Saturday, December 12, 2009
by Callie on Saturday, December 12, 2009
Kristine took this photo on Tuesday with my camera trying to capture the beautiful deep blue sky. I have seen the sky like this a few times and the blue is hard to describe and even more striking than in this photo. Almost all the snow is gone tonight in the heavy rains we have been having, but we may have snow tonight if it gets cold enough.
There was a break in the rain this morning which allowed me a chance to let the chickens out in their pen. The hens walked calmly out and stood on the wet straw, looked around, fluffed up their feathers and then strolled back inside when it started raining again. I left the bottom of the windows uncovered so they can go outside when they want. I thought they would be more excited to get out.
I found a rainfall map here and thanks to the rain we are having I'm sure we will be over the 50% mark this year. I lived in the Santa Cruz Mountain through the wettest and second driest years on record.
During the heavy rains of 82/83 the mountains turned into peanut butter and slid all over the place blocking roads and doing all kinds of damage. The hill above us broke away and slid down and crashed into the side of our house, knocked in the wall and came more than halfway through the house. Amazingly the second story wall held, the rest of the house acted as a retaining wall and held back the hill. That was scary. That was the year Love Creek went and buried homes and people. Lots of people lost their homes and lives. One of my neighbors was killed when his tractor tipped over when he was trying to clear the road.
Correction: Kristine just told me I got my mudslides mixed up. 78/79 is when the mudslides hit the side of the house, knocked in about 24 feet and went inside. 82/83 is when, after the retaining wall was built and the house repaired, another mudslide came around the back of the house and filled up the backyard three and a half feet, right up against the back of the house, but didn't come inside. There were other mudslides, but these were the biggest.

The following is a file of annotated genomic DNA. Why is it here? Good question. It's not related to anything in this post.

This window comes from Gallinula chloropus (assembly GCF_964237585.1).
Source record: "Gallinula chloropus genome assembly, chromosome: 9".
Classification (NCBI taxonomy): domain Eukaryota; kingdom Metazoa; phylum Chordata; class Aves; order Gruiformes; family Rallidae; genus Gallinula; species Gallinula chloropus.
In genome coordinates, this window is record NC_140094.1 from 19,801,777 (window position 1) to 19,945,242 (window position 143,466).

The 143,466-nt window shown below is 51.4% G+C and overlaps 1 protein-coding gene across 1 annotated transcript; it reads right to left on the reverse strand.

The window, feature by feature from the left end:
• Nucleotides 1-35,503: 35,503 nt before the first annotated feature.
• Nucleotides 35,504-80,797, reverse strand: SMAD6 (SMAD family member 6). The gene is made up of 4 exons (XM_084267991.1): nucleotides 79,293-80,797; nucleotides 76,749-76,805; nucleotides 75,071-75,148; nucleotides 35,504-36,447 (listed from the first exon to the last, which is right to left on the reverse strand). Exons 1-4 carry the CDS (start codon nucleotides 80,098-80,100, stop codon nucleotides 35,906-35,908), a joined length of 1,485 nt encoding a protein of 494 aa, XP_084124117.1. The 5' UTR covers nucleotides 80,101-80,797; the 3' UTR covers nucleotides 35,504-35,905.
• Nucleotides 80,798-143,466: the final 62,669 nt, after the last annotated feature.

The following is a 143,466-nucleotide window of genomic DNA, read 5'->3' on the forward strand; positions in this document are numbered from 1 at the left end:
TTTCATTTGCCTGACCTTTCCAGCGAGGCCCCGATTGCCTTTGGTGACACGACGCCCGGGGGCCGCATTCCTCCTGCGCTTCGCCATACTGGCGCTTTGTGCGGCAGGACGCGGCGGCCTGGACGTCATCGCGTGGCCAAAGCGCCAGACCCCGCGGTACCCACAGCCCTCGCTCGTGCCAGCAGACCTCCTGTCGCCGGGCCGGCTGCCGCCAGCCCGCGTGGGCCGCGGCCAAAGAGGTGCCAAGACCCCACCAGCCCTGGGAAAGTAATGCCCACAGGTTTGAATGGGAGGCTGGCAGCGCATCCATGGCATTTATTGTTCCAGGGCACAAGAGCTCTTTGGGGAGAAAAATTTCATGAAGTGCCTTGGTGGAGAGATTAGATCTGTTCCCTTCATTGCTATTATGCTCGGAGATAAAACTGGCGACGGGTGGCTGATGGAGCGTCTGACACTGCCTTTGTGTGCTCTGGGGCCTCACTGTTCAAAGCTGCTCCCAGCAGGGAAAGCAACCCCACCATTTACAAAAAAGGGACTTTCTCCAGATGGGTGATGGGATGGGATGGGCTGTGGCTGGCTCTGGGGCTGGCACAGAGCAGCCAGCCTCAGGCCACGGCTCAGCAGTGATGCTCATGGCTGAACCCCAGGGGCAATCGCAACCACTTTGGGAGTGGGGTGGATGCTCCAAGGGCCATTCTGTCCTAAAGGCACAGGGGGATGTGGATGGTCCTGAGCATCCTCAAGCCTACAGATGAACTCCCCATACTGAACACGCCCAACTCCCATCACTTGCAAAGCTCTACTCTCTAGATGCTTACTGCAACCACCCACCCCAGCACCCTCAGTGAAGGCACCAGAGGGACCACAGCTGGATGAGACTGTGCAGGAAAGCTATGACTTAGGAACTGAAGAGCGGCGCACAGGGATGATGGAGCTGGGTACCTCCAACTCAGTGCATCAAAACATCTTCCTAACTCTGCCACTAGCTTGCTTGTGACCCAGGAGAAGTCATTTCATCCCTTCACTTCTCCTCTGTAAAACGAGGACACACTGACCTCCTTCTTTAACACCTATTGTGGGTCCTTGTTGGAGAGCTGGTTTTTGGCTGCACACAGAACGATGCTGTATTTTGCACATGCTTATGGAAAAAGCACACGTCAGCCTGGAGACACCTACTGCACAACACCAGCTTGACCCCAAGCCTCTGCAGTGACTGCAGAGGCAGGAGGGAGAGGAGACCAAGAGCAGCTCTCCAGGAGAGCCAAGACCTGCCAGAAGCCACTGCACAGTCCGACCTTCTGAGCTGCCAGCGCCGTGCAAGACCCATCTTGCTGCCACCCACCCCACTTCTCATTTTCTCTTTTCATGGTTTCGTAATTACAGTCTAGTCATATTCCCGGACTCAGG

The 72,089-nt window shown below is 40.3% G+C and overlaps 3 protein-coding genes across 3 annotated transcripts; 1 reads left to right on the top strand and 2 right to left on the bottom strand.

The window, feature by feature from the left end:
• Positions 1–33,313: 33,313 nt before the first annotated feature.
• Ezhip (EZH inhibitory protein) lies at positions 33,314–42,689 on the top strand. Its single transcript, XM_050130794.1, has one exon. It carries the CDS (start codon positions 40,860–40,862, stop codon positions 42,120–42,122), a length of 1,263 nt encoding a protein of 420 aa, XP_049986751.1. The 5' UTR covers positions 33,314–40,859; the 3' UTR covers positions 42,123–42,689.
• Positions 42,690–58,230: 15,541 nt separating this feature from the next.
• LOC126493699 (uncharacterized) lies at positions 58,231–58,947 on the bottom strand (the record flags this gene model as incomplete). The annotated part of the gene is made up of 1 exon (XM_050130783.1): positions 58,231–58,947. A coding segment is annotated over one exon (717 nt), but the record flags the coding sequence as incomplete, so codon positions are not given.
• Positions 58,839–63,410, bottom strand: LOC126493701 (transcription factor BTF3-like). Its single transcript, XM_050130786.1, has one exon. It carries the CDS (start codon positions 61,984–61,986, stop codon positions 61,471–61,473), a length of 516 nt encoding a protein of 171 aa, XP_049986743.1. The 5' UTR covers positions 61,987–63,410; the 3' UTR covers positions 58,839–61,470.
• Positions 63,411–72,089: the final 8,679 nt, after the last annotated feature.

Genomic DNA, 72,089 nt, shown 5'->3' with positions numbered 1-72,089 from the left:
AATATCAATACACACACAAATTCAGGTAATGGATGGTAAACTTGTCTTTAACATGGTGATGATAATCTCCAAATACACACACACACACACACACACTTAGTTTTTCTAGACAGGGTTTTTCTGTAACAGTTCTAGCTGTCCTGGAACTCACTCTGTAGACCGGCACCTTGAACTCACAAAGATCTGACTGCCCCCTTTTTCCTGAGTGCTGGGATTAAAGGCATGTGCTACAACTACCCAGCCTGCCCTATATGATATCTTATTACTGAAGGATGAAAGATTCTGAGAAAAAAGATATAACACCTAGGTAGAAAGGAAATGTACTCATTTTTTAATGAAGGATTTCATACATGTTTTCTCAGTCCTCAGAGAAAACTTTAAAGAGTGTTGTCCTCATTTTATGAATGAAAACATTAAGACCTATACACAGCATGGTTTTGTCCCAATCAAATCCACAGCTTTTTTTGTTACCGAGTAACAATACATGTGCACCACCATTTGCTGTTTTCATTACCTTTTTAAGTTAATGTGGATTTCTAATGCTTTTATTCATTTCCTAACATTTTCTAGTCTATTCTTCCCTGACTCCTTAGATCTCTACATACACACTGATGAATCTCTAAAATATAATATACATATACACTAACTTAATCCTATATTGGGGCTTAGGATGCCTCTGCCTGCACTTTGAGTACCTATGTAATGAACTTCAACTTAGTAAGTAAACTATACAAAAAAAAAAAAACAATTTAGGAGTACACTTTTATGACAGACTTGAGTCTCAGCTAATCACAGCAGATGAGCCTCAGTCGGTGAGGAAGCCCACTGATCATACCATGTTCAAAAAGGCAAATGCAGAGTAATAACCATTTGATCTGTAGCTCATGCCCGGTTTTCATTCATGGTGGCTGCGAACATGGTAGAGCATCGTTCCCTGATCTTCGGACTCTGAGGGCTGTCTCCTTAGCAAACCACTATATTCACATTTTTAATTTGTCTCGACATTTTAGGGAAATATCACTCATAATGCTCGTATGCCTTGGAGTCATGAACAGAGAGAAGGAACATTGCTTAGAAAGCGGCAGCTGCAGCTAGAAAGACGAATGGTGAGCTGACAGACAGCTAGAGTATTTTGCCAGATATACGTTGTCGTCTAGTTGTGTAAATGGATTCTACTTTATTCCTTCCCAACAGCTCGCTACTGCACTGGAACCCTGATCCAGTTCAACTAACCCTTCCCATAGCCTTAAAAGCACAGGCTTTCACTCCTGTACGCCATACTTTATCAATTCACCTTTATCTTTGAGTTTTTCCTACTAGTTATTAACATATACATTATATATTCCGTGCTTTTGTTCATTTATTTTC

1976/77 I remember as hot, dry and uncomfortable. Our home was on well water and the well ran dry and we had to haul water from Los Gatos or Scotts Valley to fill the tank. We became major water conservationists. If I could think of a way not to use water I didn't use it. The girls were told not to flush the toilet unless really necessary and to pee outside was advised. Peeing off decks into the forest was also enjoyed by the fellows in the area, but a bit hard for the girls. We used paper plates and picnic stuff we could throw away so we didn't have to use water to wash dishes. Simple cooking: baked potatoes, lined pans with aluminum foil to cook roast, etc., salads. We went to weekly baths and clothes washing. No watering which meant plants died. I remember our neighbors leaving to drive down to Santa Cruz to sleep on the beach because it was too hot to sleep at night. I remember being very afraid there would be a forest fire. It was so dry the forest would have exploded.
Then there was the 1989 Loma Prieta earthquake that cracked the house down the middle, the other mudslides, the forest fires, the road cave ins, etc. Yep! I guess it was just one disaster after another living in those beautiful redwood mountains, but it was worth it being surrounded by all that beauty.
Tom and Kristine are watching Rio Bravo. Love that movie. I think I will watch The Ladykillers with Alec Guinness, Peter Sellers, and Katie Johnson. I like movies that have great dialog.
I made chicken soup with rice for dinner tonight. We had garlic bread, so that made an easy dinner. It is not even 5:30 and it is already dark. I'm going to go check on the chickens again after I post this. Maybe there will be an egg? I'll have to wait for a break in the rain because it is coming down in buckets.
[no eggs today]